A Closer Look at My Own Writing Process

Red Quill LogoSince I’ve been seeking my MFA through Western State University, my posts here have been dwindling. On top of my school work, I’ve been writing a western novel and I’m close to having it completed, but this also has put a strain the limits of my writing time, not to mention several curveballs that life has thrown at me recently. However, I’m learning some really neat things about my own writing process that can be shared here, so perhaps my readers will forgive me for slacking off a bit.
In my Craft & Practice I class, my instructor, Barbara Chepaitis, guided us in analyzing our own writing process and taught us about the different types of writing processes. This is a subject I’d never thought much about before. While some writing processes are very structured, with outlines and plot lines and story arcs, others are more organic, just letting the words flow to the page, and still others are somewhere in between. While I’ve done outlines for my nonfiction writing process, I’ve tended to be more organic in my fiction writing process. I just sit down and start writing and see what comes about.
That’s what I did with the western novel I’ve been diligently working on. Delilah started as a character driven story, when I was assigned to do a western excerpt for my class this summer. I created the character of Delilah for the excerpt and it built itself one scene at a time as the character showed me what happened next. It’s been a fun journey since trouble seems to have a way of finding Delilah, but as I neared the finish line, I needed to make sure that my plot and all of my sub-plots wrapped up neatly. I didn’t want to inadvertently leave any loose ends. So, I found it necessary to plot it out and take a look at my story arcs, one for the plot and one for each sub-plot, to make sure they all had a beginning, a middle and an end, and see how they interrelated with each other.
In doing this, I was surprised to see how many different story arcs my story actually has. After drawing out the main plotline, I drew a story arc in a different color for each of my different sub-plots and ended up with eight different story arcs, including the main arc. Every motivation or relationship that Delilah has, creates a different sub-plot with a story arc of its own. Like a good stew, where each separate ingredient mixes its own flavor into the pot to create that delicious stew taste, each separate story arc adds to the flavor of my story. Below is a picture of what I came out with.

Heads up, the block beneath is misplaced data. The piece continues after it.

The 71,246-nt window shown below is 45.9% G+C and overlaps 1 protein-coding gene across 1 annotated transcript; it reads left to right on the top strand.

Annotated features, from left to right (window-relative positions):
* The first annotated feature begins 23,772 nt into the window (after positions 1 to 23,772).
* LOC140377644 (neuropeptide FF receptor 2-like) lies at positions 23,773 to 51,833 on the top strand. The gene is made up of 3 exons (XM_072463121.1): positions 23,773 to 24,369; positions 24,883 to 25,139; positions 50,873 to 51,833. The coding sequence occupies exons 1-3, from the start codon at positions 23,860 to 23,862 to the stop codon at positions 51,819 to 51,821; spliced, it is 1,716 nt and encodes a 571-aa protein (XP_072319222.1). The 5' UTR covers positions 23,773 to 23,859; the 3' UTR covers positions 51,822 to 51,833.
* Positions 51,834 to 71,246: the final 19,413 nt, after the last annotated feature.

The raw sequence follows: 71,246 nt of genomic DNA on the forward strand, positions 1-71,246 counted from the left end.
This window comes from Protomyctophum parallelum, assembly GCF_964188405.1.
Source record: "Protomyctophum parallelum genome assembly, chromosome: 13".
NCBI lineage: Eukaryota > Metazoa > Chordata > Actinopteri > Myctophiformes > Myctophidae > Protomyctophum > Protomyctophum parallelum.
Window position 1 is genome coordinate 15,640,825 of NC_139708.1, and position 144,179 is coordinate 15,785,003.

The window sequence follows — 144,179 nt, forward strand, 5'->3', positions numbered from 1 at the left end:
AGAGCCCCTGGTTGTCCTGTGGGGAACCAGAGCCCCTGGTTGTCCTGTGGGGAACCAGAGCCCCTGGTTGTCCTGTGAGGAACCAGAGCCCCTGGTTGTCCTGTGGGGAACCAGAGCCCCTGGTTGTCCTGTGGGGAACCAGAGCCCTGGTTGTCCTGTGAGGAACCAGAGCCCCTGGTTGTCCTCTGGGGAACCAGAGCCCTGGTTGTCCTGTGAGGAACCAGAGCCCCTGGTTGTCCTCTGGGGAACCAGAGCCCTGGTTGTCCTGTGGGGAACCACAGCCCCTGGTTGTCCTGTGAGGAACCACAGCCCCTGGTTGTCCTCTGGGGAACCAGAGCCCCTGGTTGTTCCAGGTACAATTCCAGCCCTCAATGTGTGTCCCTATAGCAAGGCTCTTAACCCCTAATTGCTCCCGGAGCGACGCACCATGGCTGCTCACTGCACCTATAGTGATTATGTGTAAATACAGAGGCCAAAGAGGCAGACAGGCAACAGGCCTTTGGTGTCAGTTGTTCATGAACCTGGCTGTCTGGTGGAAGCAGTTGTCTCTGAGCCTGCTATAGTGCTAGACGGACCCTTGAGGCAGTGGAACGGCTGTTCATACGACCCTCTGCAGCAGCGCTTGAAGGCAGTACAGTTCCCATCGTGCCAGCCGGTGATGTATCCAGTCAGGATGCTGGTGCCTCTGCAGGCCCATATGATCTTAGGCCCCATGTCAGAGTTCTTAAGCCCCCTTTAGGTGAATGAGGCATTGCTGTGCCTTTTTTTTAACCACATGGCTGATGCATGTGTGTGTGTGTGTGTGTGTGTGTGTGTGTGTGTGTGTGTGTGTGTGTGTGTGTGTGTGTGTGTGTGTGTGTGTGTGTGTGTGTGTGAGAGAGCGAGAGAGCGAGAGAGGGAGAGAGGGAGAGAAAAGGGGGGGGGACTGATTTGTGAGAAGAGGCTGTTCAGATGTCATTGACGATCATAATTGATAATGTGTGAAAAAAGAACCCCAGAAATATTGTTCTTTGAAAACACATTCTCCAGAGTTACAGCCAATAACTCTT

This enabled me to see where things were missing and envision how it will all come together in the end. It has required me to revise some parts of my story, but I can see the value in doing this. The different colors represent the individual story arcs and the colored circles represent the plot points where each one begins and ends. The main story arc includes every plot point, while the sub-plots start at different plot points, further into the story and some end before the main story ends, while at least five of them are tied in together and conclude at the end, along with the main plot. This is what I think a good story should do, so I am pleased with the results. Now that I have discovered how it all ends, all that’s left to do is to write it.
My instructor, Barb did not try to tell us that one process was better than another and she encouraged us to explore different processes to see what worked for us and what didn’t. I’ve discovered that my process needs to be both structured and organic. I’ve never tried the structured approach to fiction before, so with my next novel, which is an action/adventure story, I’ve started with the plotting. In fact, I already have the main plot line of the major events drawn out. Although this story is based on a character, Betty Lou Dutton, that I created and used for two scenes in Barb’s class, this approach will be a basic reversal of my usual process. As I write, I may find that more story arcs need to be added, although I already know there will be at least four sub-plots, it will be interesting to see how well this turns out. Wish me luck. 

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